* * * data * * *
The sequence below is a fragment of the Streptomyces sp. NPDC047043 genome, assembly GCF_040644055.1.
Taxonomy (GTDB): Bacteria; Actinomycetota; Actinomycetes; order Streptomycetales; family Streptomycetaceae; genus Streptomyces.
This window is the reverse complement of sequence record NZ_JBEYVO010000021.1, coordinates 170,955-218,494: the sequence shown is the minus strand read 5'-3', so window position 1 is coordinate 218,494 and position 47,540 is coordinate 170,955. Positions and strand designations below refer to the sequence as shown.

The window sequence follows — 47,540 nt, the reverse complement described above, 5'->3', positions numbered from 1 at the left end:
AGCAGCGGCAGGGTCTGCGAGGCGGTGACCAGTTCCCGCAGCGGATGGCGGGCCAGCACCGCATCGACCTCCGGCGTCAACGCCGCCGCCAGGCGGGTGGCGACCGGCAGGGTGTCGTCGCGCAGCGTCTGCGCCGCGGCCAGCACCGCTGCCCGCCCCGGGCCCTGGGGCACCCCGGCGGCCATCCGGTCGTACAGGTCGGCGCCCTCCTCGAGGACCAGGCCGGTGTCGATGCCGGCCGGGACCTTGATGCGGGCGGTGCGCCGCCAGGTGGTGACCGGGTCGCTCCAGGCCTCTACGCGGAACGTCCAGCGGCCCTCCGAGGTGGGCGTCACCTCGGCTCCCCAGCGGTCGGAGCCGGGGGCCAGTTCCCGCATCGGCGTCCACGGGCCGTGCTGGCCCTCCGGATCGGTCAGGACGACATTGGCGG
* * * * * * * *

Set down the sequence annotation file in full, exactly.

The sequence below is a fragment of the Streptomyces sp. NPDC047043 genome, assembly GCF_040644055.1.
Taxonomy (GTDB): Bacteria; Actinomycetota; Actinomycetes; order Streptomycetales; family Streptomycetaceae; genus Streptomyces.
This window is the reverse complement of sequence record NZ_JBEYVO010000021.1, coordinates 170,955-218,494: the sequence shown is the minus strand read 5'-3', so window position 1 is coordinate 218,494 and position 47,540 is coordinate 170,955. Positions and strand designations below refer to the sequence as shown.

The window sequence follows — 47,540 nt, the reverse complement described above, 5'->3', positions numbered from 1 at the left end:
AGCAGCGGCAGGGTCTGCGAGGCGGTGACCAGTTCCCGCAGCGGATGGCGGGCCAGCACCGCATCGACCTCCGGCGTCAACGCCGCCGCCAGGCGGGTGGCGACCGGCAGGGTGTCGTCGCGCAGCGTCTGCGCCGCGGCCAGCACCGCTGCCCGCCCCGGGCCCTGGGGCACCCCGGCGGCCATCCGGTCGTACAGGTCGGCGCCCTCCTCGAGGACCAGGCCGGTGTCGATGCCGGCCGGGACCTTGATGCGGGCGGTGCGCCGCCAGGTGGTGACCGGGTCGCTCCAGGCCTCTACGCGGAACGTCCAGCGGCCCTCCGAGGTGGGCGTCACCTCGGCTCCCCAGCGGTCGGAGCCGGGGGCCAGTTCCCGCATCGGCGTCCACGGGCCGTGCTGGCCCTCCGGATCGGTCAGGACGACATTGGCGG